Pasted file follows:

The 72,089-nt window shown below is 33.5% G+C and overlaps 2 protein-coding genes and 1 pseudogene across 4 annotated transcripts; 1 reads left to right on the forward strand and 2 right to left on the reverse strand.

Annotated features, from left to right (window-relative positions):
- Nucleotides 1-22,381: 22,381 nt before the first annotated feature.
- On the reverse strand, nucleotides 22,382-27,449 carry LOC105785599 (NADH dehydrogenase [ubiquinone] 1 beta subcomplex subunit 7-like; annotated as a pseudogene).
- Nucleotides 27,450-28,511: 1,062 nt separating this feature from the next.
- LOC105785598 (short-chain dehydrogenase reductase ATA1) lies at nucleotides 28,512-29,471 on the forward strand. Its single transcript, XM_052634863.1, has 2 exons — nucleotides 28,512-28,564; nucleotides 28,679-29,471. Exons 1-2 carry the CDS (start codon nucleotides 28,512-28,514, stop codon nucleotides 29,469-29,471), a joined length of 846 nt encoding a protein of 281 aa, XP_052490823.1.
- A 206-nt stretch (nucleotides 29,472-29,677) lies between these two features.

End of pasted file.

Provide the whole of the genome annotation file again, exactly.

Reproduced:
The 72,089-nt window shown below is 33.5% G+C and overlaps 2 protein-coding genes and 1 pseudogene across 4 annotated transcripts; 1 reads left to right on the forward strand and 2 right to left on the reverse strand.

Annotated features, from left to right (window-relative positions):
- Nucleotides 1-22,381: 22,381 nt before the first annotated feature.
- On the reverse strand, nucleotides 22,382-27,449 carry LOC105785599 (NADH dehydrogenase [ubiquinone] 1 beta subcomplex subunit 7-like; annotated as a pseudogene).
- Nucleotides 27,450-28,511: 1,062 nt separating this feature from the next.
- LOC105785598 (short-chain dehydrogenase reductase ATA1) lies at nucleotides 28,512-29,471 on the forward strand. Its single transcript, XM_052634863.1, has 2 exons — nucleotides 28,512-28,564; nucleotides 28,679-29,471. Exons 1-2 carry the CDS (start codon nucleotides 28,512-28,514, stop codon nucleotides 29,469-29,471), a joined length of 846 nt encoding a protein of 281 aa, XP_052490823.1.
- A 206-nt stretch (nucleotides 29,472-29,677) lies between these two features.